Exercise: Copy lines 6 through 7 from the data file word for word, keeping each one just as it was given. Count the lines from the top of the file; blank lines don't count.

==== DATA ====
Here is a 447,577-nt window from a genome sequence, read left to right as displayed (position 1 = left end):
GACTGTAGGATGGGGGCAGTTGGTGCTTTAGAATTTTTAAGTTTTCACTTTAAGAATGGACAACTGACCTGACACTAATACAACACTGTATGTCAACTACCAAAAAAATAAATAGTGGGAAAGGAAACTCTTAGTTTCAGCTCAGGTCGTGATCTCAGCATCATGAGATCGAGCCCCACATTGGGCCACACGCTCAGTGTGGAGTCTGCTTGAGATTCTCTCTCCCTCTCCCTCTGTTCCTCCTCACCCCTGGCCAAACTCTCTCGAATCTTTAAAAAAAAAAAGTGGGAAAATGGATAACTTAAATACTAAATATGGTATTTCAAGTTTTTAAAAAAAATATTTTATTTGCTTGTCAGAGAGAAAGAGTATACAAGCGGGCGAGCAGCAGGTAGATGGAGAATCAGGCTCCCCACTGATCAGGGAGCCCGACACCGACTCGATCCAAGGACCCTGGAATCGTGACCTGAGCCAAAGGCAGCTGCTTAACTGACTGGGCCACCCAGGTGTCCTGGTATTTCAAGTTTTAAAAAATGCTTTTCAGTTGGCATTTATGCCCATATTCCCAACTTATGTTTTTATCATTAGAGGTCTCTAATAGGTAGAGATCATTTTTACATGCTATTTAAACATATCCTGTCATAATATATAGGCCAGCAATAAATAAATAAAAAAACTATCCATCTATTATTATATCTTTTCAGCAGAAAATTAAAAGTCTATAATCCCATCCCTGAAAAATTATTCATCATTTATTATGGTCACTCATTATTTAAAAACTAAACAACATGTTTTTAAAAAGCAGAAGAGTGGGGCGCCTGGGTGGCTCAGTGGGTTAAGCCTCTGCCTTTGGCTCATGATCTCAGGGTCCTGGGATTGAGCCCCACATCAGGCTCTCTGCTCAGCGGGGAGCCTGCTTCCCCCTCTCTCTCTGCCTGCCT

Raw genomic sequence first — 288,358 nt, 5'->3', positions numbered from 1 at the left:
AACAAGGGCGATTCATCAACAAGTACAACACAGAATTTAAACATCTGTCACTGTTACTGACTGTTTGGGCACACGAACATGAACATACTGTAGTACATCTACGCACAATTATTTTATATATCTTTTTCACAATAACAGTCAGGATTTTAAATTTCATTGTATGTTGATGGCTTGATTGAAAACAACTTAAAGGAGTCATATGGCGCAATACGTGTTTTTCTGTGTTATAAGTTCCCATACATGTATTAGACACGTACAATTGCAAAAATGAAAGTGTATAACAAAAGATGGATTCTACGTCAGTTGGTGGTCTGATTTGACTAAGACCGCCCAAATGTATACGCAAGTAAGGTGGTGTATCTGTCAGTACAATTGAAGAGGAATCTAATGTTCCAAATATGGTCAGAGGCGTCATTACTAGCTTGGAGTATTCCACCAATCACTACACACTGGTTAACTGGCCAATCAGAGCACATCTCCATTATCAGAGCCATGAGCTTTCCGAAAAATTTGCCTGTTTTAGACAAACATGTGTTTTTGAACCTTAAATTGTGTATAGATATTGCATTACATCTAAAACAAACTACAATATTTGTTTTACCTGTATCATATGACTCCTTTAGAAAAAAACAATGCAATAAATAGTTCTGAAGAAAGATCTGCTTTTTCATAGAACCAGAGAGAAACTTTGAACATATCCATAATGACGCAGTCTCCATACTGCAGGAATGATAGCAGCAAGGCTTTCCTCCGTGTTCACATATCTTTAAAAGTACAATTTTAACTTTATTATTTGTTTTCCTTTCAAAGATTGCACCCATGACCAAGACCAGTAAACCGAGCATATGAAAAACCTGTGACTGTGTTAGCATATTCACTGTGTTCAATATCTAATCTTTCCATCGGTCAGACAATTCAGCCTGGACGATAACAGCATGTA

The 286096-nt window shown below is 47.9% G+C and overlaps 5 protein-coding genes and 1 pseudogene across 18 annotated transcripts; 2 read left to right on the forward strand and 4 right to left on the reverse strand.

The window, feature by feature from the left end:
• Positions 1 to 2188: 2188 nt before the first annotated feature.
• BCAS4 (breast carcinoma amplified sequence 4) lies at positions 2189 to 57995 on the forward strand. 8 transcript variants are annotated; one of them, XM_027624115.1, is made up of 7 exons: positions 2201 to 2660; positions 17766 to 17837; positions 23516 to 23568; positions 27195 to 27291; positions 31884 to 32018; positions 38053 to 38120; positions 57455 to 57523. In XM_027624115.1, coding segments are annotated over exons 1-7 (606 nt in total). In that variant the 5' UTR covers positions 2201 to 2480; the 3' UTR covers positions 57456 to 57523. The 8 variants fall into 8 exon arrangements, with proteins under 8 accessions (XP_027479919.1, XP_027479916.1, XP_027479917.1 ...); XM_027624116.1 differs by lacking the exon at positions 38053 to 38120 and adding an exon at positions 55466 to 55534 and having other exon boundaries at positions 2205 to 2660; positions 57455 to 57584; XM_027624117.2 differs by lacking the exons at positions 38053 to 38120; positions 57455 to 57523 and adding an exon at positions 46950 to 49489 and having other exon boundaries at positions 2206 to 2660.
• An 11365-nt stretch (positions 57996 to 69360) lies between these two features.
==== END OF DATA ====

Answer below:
The window, feature by feature from the left end:
• Positions 1 to 2188: 2188 nt before the first annotated feature.